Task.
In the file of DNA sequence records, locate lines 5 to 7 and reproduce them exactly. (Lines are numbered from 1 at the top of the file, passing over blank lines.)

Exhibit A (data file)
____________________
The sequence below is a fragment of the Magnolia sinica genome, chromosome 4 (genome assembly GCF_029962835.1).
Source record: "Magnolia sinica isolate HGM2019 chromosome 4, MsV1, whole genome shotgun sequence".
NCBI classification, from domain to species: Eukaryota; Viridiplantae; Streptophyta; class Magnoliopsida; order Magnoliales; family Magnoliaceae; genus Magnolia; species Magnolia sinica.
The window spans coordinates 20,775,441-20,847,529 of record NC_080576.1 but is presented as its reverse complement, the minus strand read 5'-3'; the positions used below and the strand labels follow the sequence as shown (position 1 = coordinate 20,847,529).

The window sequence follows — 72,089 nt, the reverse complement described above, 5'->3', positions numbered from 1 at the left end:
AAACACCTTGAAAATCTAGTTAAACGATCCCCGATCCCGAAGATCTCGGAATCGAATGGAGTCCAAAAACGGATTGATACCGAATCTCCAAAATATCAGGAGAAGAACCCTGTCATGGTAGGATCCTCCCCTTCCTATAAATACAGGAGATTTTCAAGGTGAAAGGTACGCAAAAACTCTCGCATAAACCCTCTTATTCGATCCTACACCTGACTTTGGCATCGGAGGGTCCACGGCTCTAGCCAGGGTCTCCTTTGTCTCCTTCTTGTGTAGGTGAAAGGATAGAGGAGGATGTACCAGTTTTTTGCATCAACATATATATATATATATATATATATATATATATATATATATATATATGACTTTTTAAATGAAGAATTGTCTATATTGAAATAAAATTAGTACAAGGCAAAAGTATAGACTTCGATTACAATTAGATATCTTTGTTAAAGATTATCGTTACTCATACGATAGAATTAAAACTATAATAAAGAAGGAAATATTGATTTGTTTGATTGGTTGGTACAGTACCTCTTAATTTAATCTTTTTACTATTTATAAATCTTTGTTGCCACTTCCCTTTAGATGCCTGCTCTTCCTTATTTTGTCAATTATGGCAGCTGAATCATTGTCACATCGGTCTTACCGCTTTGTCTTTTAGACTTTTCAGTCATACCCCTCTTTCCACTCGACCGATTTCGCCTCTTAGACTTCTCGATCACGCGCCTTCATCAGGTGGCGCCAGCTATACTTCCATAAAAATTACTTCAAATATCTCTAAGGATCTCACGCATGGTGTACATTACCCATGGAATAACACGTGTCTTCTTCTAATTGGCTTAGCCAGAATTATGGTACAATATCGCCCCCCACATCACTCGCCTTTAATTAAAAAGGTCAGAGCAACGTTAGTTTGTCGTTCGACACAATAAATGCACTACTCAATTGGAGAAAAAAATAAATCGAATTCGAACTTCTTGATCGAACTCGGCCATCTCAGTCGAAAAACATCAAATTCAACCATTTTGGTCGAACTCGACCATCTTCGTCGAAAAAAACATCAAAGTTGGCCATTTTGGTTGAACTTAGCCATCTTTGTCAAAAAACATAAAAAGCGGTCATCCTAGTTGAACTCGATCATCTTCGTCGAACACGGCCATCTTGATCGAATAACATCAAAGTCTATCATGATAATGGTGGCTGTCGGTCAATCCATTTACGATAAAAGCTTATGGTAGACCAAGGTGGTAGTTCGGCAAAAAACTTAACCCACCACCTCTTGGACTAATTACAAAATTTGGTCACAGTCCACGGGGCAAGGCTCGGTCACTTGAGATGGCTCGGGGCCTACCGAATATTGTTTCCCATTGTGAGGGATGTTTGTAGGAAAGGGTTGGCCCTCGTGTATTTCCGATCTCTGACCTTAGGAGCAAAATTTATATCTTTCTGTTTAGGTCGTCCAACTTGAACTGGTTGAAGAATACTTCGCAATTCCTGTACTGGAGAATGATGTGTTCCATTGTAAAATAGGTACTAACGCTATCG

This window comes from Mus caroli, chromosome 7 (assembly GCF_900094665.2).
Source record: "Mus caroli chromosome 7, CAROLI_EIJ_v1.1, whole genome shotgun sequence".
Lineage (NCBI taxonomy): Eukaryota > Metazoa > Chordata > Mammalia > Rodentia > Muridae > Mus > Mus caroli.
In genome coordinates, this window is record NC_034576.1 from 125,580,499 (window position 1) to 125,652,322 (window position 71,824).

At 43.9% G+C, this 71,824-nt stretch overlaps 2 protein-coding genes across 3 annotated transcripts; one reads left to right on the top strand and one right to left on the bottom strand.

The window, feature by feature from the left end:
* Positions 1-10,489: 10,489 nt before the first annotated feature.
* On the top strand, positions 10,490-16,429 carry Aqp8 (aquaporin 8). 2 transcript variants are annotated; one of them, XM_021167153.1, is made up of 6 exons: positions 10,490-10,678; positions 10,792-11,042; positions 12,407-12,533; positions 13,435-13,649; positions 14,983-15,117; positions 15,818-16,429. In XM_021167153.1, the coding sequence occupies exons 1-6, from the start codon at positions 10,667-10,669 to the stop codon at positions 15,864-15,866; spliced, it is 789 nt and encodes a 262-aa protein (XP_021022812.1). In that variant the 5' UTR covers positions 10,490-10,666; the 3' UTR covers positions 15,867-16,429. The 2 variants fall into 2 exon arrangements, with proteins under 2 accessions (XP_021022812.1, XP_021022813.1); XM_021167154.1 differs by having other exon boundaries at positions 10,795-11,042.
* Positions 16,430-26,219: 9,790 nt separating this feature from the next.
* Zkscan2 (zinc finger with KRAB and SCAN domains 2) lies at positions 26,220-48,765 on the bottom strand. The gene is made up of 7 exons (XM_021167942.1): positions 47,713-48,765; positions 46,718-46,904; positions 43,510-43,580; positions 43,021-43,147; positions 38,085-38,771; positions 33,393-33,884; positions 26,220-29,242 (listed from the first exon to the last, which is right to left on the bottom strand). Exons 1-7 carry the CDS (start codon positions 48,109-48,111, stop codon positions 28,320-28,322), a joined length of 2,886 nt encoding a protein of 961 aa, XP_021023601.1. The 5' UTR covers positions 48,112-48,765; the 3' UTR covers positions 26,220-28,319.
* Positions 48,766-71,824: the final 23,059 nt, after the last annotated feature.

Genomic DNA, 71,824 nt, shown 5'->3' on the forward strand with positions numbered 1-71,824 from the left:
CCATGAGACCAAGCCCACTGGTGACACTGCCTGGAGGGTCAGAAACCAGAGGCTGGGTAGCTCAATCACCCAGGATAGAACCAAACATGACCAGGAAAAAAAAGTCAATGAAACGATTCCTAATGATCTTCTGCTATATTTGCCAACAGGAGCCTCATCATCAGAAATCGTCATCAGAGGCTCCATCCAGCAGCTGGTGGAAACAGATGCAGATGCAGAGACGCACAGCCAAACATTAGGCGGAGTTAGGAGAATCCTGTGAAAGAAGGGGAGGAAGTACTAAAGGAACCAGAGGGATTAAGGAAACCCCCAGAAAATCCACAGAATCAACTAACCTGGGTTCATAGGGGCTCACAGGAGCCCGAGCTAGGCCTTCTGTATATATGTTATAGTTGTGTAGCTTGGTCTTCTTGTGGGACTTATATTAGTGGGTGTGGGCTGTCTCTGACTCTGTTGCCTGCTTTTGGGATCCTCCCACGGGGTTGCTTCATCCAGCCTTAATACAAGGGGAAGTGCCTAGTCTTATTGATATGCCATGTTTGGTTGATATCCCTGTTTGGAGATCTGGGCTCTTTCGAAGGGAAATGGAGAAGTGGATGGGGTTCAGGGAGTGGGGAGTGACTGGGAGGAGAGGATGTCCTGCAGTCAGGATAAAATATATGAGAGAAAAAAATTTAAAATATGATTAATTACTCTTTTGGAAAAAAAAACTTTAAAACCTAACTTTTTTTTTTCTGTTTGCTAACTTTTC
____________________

The window sequence follows — 72,089 nt, the reverse complement described above, 5'->3', positions numbered from 1 at the left end:
AAACACCTTGAAAATCTAGTTAAACGATCCCCGATCCCGAAGATCTCGGAATCGAATGGAGTCCAAAAACGGATTGATACCGAATCTCCAAAATATCAGGAGAAGAACCCTGTCATGGTAGGATCCTCCCCTTCCTATAAATACAGGAGATTTTCAAGGTGAAAGGTACGCAAAAACTCTCGCATAAACCCTCTTATTCGATCCTACACCTGACTTTGGCATCGGAGGGTCCACGGCTCTAGCCAGGGTCTCCTTTGTCTCCTTCTTGTGTAGGTGAAAGGATAGAGGAGGATGTACCAGTTTTTTGCATCAACATATATATATATATATATATATATATATATATATATATATATATATGACTTTTTAAATGAAGAATTGTCTATATTGAAATAAAATTAGTACAAGGCAAAAGTATAGACTTCGATTACAATTAGATATCTTTGTTAAAGATTATCGTTACTCATACGATAGAATTAAAACTATAATAAAGAAGGAAATATTGATTTGTTTGATTGGTTGGTACAGTACCTCTTAATTTAATCTTTTTACTATTTATAAATCTTTGTTGCCACTTCCCTTTAGATGCCTGCTCTTCCTTATTTTGTCAATTATGGCAGCTGAATCATTGTCACATCGGTCTTACCGCTTTGTCTTTTAGACTTTTCAGTCATACCCCTCTTTCCACTCGACCGATTTCGCCTCTTAGACTTCTCGATCACGCGCCTTCATCAGGTGGCGCCAGCTATACTTCCATAAAAATTACTTCAAATATCTCTAAGGATCTCACGCATGGTGTACATTACCCATGGAATAACACGTGTCTTCTTCTAATTGGCTTAGCCAGAATTATGGTACAATATCGCCCCCCACATCACTCGCCTTTAATTAAAAAGGTCAGAGCAACGTTAGTTTGTCGTTCGACACAATAAATGCACTACTCAATTGGAGAAAAAAATAAATCGAATTCGAACTTCTTGATCGAACTCGGCCATCTCAGTCGAAAAACATCAAATTCAACCATTTTGGTCGAACTCGACCATCTTCGTCGAAAAAAACATCAAAGTTGGCCATTTTGGTTGAACTTAGCCATCTTTGTCAAAAAACATAAAAAGCGGTCATCCTAGTTGAACTCGATCATCTTCGTCGAACACGGCCATCTTGATCGAATAACATCAAAGTCTATCATGATAATGGTGGCTGTCGGTCAATCCATTTACGATAAAAGCTTATGGTAGACCAAGGTGGTAGTTCGGCAAAAAACTTAACCCACCACCTCTTGGACTAATTACAAAATTTGGTCACAGTCCACGGGGCAAGGCTCGGTCACTTGAGATGGCTCGGGGCCTACCGAATATTGTTTCCCATTGTGAGGGATGTTTGTAGGAAAGGGTTGGCCCTCGTGTATTTCCGATCTCTGACCTTAGGAGCAAAATTTATATCTTTCTGTTTAGGTCGTCCAACTTGAACTGGTTGAAGAATACTTCGCAATTCCTGTACTGGAGAATGATGTGTTCCATTGTAAAATAGGTACTAACGCTATCG

This window comes from Mus caroli, chromosome 7 (assembly GCF_900094665.2).